The report comments that the uptake of STEM is impacted by a lack of focus on supporting and highlighting career choices for women within STEM as well as tackling the wider gender bias issues within society, arising from peer groups, families and the general media. The historical absence of women highlighted in research, or in the media, reinforces the perception that STEM is a career choice for men. Such attitudes fuel stereotypes and popular misconceptions, undermining the wider STEM uptake effort. Thus, the lack of inspirational, or approachable, female role models in successful careers is a critical issue that needs to be addressed to further the uptake of women into science.

To tackle some of these issues, the EPSRC [4] funded XMaS [5] mid-range facility, in partnership with the Department of Physics, University of Warwick [6] as well as the European Synchrotron Radiation Facility [7] (ESRF) and the Institute Laue-Langevin [8] (ILL) ran a project taking 14 female Physics students, aged 16–17 years, to Grenoble, France in April 2015 [9].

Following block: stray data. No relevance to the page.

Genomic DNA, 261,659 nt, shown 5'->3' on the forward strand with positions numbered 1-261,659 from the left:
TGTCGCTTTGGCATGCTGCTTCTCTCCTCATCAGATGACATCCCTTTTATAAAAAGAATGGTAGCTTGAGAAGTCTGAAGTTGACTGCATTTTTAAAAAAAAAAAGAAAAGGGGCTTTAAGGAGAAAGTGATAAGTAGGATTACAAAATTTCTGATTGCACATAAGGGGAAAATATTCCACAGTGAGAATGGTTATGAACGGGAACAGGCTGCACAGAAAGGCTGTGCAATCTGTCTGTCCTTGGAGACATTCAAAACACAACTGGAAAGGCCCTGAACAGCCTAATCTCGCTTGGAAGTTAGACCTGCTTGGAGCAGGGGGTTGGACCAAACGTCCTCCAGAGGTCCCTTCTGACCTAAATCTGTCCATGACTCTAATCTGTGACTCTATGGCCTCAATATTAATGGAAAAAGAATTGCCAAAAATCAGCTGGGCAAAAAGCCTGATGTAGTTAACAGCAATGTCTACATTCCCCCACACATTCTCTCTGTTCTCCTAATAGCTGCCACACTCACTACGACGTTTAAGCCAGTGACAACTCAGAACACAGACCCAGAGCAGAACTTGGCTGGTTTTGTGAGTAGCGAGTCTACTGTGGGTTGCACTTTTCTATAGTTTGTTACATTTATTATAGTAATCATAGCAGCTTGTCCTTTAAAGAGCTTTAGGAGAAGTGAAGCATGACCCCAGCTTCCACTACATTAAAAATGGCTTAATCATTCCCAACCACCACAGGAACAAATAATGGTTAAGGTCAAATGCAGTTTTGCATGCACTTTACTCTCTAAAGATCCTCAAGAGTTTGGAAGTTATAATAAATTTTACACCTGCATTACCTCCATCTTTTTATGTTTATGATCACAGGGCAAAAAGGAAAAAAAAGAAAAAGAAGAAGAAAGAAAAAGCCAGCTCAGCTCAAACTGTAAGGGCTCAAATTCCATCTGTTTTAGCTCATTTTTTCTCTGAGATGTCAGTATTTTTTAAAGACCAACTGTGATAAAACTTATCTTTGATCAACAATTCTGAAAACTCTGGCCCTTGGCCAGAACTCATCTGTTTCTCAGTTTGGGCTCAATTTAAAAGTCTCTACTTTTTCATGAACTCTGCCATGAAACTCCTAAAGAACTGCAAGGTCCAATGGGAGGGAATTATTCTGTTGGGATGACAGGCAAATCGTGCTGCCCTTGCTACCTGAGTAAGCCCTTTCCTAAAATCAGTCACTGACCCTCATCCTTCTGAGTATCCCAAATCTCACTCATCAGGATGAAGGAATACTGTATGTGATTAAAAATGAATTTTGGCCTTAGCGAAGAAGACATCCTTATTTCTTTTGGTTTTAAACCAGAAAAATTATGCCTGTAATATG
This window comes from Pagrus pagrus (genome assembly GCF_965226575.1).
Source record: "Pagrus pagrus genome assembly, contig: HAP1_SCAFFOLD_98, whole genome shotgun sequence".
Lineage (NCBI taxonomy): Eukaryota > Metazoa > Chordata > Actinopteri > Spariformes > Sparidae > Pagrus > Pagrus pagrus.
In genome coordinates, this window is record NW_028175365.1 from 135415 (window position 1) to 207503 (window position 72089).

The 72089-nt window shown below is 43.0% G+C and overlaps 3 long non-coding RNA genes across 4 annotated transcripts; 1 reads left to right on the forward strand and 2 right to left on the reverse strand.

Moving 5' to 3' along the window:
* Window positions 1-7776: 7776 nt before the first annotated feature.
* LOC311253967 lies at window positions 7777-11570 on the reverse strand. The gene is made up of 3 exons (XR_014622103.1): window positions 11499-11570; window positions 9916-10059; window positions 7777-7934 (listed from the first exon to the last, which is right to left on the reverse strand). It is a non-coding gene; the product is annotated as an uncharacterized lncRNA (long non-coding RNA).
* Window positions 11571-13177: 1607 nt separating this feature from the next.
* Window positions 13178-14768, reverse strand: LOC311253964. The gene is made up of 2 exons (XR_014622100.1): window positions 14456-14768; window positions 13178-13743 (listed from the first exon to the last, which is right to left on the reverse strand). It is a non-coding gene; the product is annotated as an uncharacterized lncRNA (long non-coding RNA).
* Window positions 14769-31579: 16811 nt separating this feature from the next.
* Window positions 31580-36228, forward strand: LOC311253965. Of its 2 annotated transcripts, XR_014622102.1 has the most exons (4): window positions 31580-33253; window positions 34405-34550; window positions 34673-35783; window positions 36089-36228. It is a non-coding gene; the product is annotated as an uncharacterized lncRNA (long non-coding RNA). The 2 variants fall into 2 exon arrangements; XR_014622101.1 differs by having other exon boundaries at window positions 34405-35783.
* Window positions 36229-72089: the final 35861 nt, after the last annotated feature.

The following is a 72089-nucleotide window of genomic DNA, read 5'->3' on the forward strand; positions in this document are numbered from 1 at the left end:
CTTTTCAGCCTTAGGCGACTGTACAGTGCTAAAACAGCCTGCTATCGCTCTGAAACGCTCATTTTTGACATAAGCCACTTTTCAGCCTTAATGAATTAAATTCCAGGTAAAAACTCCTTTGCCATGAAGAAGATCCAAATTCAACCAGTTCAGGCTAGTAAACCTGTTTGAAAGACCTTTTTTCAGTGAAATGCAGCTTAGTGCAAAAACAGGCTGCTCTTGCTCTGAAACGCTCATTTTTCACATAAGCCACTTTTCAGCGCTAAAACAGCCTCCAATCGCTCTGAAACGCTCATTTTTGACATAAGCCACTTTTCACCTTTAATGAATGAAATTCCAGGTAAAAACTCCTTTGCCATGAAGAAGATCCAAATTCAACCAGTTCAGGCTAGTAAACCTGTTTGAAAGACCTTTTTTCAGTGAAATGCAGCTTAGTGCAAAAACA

The students were selected through a competition [10] with an age group identified as being the most receptive to a program supporting STEM careers. The students visited the EPN Campus in Grenoble to introduce them to the possibilities of science careers in these world class leading research facilities, as well as introducing them to the inspirational scientists working there. The quotes below are taken directly from students who attended the trip.

As a result of the trip, the student's perceptions and stereotypes of people working in STEM careers were changed. They saw the collaborative nature of working in the sciences first hand, in contrast to the perception many of the students held, of life as a scientist being an isolated experience. The opportunity also provided an inspirational setting to see science ‘beyond the classroom’, but with direct relevance to the school curriculum and the ‘real world’.